One of the undoubted stars in Spain's impressive opening performance against Serbia was dynamic midfielder Amanda Sampedro, who captured the imagination as she orchestrated play with a number of incisive and probing passes. Sampedro spoke to UEFA.com about her idols, the responsibilities of captaincy and dispensed some invaluable wisdom regarding the future of the women's game.
UEFA.com: Congratulations on last night's result. What was your verdict on your performance and the team as a whole?
Amanda Sampedro: After spending the past two weeks training for this tournament in Madrid, we are all performing very well. Physically I am feeling very strong because of the preparation before, and in the run-up to the tournament as well as all the work I did with my club. All that contributed to us putting in a very driven, energetic performance against Serbia.
UEFA.com: How does it feel to captain your country?
Sampedro: It's a very nice experience because with the armband you are representing your country and your team-mates. But it is also a burden that you have to carry because the captain is the one who has to stand up and take most of the responsibility. But my team-mates make it easy for me to be the captain. It's something I carry easily and I'm very proud to be captain of this team.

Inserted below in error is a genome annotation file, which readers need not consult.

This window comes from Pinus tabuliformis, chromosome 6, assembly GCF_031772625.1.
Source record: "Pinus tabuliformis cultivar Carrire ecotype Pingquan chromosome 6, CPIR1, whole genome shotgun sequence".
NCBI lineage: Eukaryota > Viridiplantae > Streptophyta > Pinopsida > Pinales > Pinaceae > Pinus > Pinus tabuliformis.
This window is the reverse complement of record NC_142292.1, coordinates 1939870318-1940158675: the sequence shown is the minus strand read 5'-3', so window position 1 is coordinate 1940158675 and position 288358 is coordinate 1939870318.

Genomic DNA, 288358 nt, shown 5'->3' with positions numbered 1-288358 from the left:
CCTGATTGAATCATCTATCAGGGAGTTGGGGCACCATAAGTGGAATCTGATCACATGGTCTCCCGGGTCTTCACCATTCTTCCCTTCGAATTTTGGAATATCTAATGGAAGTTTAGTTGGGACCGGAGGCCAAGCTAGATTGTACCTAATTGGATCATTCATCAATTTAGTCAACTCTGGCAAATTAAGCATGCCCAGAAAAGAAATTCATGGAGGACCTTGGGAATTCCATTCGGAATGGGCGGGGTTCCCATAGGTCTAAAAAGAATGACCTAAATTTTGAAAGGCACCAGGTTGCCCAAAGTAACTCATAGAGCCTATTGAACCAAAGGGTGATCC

UEFA.com: What inspired you to start playing football? Where did it all begin?
Sampedro: I started playing because of my dad, who instilled the game in me from a young age. So even from six years of age I had put my name down for the school team. From then on I kept playing football with the boys and then Atlético de Madrid came along and signed me and I have been playing for them ever since.
UEFA.com: Do you have any particular idol who you would like to emulate?
Sampedro: Of course you have great players like [Cristiano] Ronaldo and Lionel [Messi] and you aspire to play like them. But a player who has always meant a lot to me because he's from Atlético, is Fernando Torres. He's had a difficult time recently with Chelsea but everyone knows, particularly us Spanish, what a great player he is and he proved it at EURO.
UEFA.com: How can the women's game continue to develop?
Sampedro: First and foremost in Spain, the women's game has to become more professional. Particularly important is that the media give plenty of coverage to the women's game, that they put it on television or cover it in the major newspapers even it is something small. Sport dailies like AS and Marca that have large readerships are very important. It needs to be taught more and people need to start valuing the women's game on an equal footing to the men's.
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